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Mental health orgs welcome Productivity Commission draft report

The Productivity Commission’s Mental Health Inquiry draft report is out, and both Beyond Blue and SANE Australia have commended its recognition of the need for substantial changes to how such health issues are managed.

Mental health orgs welcome Productivity Commission draft report
Beyond Blue chair Julia Gillard, AC
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The draft report of the Productivity Commission’s inquiry into mental health was handed down recently and posited that “a generational shift is needed” in order to ensure that long-term reform is maintainable.

Among the areas for reform identified were: prevention and early intervention for mental illness and suicide attempts, the closing of critical gaps in healthcare services, investment in services beyond mental health, assistance to get into work and enable early treatment of work-related mental illnesses, and “fundamental reform” to care co-ordination, governance and funding arrangements.

Beyond Blue chair Julia Gillard, AC, commended the commission for recognising the need for substantial change to the way Australia addresses mental health issues.

“The Productivity Commission has produced a thoughtful analysis on the need for sweeping structural reform to Australia’s mental health system,” the former prime minister said.

“It recognises that governments and the sector must work together and get it right, not just for economic reasons, but for the millions of Australians who are managing mental health issues, and who are working to achieve their best possible mental health.

“The commission’s message is clear – reform is complex, but it is absolutely vital to the nation’s social and economic future. It’s not about brands or programs; it’s about people and communities. As a sector we must come together and make the most of this opportunity to secure profound, positive change.”

Beyond Blue CEO Georgie Harman agreed with the commission’s view that there was a need for a major rethink of how mental health care was funded and co-ordinated.

“We can and must improve mental health care outcomes. We can and must reform funding arrangements and clarify once and for all the roles and responsibilities between governments,” she said.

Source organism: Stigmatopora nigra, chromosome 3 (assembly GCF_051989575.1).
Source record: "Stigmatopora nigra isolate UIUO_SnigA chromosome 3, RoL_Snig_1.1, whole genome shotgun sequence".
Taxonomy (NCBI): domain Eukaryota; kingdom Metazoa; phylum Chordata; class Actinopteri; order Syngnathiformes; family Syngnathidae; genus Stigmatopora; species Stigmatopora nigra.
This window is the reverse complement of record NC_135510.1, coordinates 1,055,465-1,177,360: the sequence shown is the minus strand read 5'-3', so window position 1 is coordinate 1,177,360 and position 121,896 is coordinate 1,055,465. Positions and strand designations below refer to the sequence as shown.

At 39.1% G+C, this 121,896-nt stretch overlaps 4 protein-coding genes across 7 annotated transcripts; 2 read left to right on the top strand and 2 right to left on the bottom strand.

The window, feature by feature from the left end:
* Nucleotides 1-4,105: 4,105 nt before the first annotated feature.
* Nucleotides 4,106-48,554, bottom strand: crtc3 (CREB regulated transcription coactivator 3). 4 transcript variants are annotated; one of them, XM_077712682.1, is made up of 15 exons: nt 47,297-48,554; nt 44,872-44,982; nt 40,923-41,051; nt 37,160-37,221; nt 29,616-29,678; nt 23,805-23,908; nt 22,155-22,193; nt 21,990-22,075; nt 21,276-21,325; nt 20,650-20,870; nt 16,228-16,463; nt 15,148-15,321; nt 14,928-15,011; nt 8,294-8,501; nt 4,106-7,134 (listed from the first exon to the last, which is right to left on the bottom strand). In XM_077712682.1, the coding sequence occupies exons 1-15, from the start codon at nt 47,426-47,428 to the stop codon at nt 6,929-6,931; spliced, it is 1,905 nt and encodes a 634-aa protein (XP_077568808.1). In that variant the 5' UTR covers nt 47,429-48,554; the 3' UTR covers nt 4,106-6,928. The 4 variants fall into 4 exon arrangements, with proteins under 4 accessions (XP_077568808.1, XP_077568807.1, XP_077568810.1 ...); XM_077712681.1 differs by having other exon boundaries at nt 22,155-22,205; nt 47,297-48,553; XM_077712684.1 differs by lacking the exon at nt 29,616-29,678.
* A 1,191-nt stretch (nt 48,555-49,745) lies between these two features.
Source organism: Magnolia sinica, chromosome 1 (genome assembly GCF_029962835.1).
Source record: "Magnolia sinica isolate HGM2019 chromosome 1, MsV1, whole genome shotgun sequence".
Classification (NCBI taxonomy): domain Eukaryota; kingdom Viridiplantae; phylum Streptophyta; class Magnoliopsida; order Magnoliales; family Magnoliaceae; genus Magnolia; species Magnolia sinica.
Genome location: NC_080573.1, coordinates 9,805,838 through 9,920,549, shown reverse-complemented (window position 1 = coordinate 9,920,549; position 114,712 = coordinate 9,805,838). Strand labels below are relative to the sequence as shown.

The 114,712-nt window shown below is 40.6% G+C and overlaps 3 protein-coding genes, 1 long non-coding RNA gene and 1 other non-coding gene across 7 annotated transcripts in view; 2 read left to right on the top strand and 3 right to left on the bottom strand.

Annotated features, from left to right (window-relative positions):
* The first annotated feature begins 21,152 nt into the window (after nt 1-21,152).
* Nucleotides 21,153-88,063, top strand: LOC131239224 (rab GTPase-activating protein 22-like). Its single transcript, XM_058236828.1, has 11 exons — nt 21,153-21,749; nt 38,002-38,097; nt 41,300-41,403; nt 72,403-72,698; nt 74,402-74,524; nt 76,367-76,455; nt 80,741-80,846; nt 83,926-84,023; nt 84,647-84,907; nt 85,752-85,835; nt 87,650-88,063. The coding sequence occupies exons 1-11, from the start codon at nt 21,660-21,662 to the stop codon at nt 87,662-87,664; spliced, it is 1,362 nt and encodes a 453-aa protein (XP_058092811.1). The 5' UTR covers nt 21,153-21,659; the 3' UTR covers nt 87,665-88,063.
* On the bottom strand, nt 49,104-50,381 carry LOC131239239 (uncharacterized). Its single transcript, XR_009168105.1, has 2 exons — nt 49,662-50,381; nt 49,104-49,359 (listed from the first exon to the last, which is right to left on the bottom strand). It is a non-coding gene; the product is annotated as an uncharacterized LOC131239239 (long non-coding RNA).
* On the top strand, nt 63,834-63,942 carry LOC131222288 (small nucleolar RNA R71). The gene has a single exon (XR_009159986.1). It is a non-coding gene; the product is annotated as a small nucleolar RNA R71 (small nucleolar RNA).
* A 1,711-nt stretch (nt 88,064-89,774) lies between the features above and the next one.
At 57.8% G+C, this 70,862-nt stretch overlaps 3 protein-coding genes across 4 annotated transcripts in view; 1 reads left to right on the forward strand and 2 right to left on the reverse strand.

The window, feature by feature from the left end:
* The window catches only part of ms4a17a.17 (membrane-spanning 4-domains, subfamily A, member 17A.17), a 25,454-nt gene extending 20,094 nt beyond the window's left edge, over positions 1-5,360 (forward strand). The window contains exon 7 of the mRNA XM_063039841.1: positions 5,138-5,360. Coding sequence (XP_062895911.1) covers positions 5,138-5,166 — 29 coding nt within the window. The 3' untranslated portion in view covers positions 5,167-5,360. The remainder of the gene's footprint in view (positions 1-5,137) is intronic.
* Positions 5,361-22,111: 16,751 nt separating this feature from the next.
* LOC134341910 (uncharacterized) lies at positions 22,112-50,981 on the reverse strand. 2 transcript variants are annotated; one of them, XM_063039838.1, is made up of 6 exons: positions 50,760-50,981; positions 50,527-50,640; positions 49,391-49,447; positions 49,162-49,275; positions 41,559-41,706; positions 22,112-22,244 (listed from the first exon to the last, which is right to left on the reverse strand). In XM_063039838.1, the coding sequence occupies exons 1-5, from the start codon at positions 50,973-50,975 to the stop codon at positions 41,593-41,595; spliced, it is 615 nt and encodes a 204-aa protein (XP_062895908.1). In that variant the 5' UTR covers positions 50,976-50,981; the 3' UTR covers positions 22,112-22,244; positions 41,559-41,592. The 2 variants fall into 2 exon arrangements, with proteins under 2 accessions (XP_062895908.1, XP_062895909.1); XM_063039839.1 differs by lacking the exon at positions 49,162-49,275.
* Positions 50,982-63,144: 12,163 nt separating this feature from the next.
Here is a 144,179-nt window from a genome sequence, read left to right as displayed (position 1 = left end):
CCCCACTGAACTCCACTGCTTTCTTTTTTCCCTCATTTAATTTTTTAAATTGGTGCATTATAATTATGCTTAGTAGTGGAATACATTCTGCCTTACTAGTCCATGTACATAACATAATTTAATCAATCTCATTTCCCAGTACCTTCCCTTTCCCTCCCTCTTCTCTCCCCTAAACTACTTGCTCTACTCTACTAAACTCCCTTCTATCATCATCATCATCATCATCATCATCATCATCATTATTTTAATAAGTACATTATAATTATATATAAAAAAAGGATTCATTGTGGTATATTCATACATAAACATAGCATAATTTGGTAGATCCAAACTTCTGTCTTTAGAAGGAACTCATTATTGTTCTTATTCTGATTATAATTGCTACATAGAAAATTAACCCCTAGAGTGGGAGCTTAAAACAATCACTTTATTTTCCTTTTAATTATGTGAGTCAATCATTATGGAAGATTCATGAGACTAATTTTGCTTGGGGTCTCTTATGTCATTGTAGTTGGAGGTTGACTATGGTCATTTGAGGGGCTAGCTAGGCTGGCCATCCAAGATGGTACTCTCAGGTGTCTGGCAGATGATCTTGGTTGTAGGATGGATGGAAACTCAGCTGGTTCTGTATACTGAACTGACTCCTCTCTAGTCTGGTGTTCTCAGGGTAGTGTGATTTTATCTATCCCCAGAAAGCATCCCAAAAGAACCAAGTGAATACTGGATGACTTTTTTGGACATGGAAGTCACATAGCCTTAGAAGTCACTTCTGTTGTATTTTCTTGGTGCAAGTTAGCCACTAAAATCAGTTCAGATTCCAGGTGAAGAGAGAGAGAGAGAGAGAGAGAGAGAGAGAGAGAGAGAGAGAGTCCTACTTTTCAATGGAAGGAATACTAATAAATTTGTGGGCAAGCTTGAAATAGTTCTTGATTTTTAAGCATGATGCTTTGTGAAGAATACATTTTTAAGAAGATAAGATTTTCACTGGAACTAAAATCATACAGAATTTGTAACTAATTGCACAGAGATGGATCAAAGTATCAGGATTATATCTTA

“We can and must offer better co-ordination and integration of supports and services for people, families and communities.”

Ms Harman said the focus on prevention, early intervention and supports that went beyond the mental health system were vital.

“The commission recognises that the mental health system alone cannot adequately support Australia’s mental health needs, which range from staying well to supporting those with intensive needs,” she said.

“Many of the required supports need to come from outside the health system, from areas like housing, education, employment and the justice system. With half of all mental health issues emerging by the age of 14, we strongly support the commission’s view that we must be doing more to support children, young people and their families.”

SANE Australia also welcomed the draft report, and said that if the recommendations are fully implemented, with appropriate ongoing funding, it will make a real difference in the lives of people affected by complex mental health issues.

SANE Australia CEO Jack Heath said the report provides the evidence base for much needed nation-wide reform and reinforces SANE’s call for the need to reduce stigma and discrimination.

“We know that stigma and discrimination lead to substantially poorer health and social outcomes and can significantly impact the length and quality of people’s lives,” he said.

SANE was receptive to the focus on improved early intervention and prevention, however cautioned on the need to also ensure that mental health reform benefits people of all ages.

“We must not forget the mental health needs of people once they turn 26 years of age. Future recommendations need to be inclusive of people of all ages and improve mental health care across the lifespan, including for older adults and seniors,” Mr Heath said.